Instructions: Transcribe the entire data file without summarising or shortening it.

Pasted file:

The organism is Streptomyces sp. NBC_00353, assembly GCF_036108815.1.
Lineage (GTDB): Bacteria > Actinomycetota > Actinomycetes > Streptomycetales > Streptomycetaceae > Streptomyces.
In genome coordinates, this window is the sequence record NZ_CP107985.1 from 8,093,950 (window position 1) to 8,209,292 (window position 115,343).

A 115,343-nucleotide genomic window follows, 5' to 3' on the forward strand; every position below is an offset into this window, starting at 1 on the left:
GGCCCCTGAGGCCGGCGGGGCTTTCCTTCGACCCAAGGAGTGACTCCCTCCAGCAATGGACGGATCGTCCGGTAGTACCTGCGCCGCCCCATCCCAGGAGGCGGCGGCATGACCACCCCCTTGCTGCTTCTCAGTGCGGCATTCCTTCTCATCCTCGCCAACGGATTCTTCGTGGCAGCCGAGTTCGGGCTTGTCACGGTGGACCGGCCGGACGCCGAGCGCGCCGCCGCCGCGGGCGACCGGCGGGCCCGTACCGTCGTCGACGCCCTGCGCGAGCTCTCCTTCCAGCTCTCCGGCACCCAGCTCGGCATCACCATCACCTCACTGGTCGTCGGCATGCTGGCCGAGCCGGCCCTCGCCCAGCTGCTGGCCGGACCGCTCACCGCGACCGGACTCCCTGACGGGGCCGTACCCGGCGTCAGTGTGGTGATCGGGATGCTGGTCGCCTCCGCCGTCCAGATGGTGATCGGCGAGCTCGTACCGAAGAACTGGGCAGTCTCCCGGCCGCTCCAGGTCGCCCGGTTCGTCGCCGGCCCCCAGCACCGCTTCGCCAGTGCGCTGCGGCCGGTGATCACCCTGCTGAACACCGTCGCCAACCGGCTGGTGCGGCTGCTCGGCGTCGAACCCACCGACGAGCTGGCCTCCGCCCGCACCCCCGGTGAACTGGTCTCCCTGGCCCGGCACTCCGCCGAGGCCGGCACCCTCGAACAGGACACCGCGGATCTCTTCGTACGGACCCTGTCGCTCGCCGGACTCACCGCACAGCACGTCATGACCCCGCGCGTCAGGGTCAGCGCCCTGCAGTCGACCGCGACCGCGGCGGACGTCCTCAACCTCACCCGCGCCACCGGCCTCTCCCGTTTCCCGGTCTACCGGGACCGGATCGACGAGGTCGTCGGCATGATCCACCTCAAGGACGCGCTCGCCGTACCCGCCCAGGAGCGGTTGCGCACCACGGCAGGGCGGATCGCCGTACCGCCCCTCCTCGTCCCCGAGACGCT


The organism is Streptomyces sp. NBC_00353, assembly GCF_036108815.1.
Lineage (GTDB): Bacteria > Actinomycetota > Actinomycetes > Streptomycetales > Streptomycetaceae > Streptomyces.
In genome coordinates, this window is the sequence record NZ_CP107985.1 from 8,093,950 (window position 1) to 8,209,292 (window position 115,343).

A 115,343-nucleotide genomic window follows, 5' to 3' on the forward strand; every position below is an offset into this window, starting at 1 on the left:
GGCCCCTGAGGCCGGCGGGGCTTTCCTTCGACCCAAGGAGTGACTCCCTCCAGCAATGGACGGATCGTCCGGTAGTACCTGCGCCGCCCCATCCCAGGAGGCGGCGGCATGACCACCCCCTTGCTGCTTCTCAGTGCGGCATTCCTTCTCATCCTCGCCAACGGATTCTTCGTGGCAGCCGAGTTCGGGCTTGTCACGGTGGACCGGCCGGACGCCGAGCGCGCCGCCGCCGCGGGCGACCGGCGGGCCCGTACCGTCGTCGACGCCCTGCGCGAGCTCTCCTTCCAGCTCTCCGGCACCCAGCTCGGCATCACCATCACCTCACTGGTCGTCGGCATGCTGGCCGAGCCGGCCCTCGCCCAGCTGCTGGCCGGACCGCTCACCGCGACCGGACTCCCTGACGGGGCCGTACCCGGCGTCAGTGTGGTGATCGGGATGCTGGTCGCCTCCGCCGTCCAGATGGTGATCGGCGAGCTCGTACCGAAGAACTGGGCAGTCTCCCGGCCGCTCCAGGTCGCCCGGTTCGTCGCCGGCCCCCAGCACCGCTTCGCCAGTGCGCTGCGGCCGGTGATCACCCTGCTGAACACCGTCGCCAACCGGCTGGTGCGGCTGCTCGGCGTCGAACCCACCGACGAGCTGGCCTCCGCCCGCACCCCCGGTGAACTGGTCTCCCTGGCCCGGCACTCCGCCGAGGCCGGCACCCTCGAACAGGACACCGCGGATCTCTTCGTACGGACCCTGTCGCTCGCCGGACTCACCGCACAGCACGTCATGACCCCGCGCGTCAGGGTCAGCGCCCTGCAGTCGACCGCGACCGCGGCGGACGTCCTCAACCTCACCCGCGCCACCGGCCTCTCCCGTTTCCCGGTCTACCGGGACCGGATCGACGAGGTCGTCGGCATGATCCACCTCAAGGACGCGCTCGCCGTACCCGCCCAGGAGCGGTTGCGCACCACGGCAGGGCGGATCGCCGTACCGCCCCTCCTCGTCCCCGAGACGCT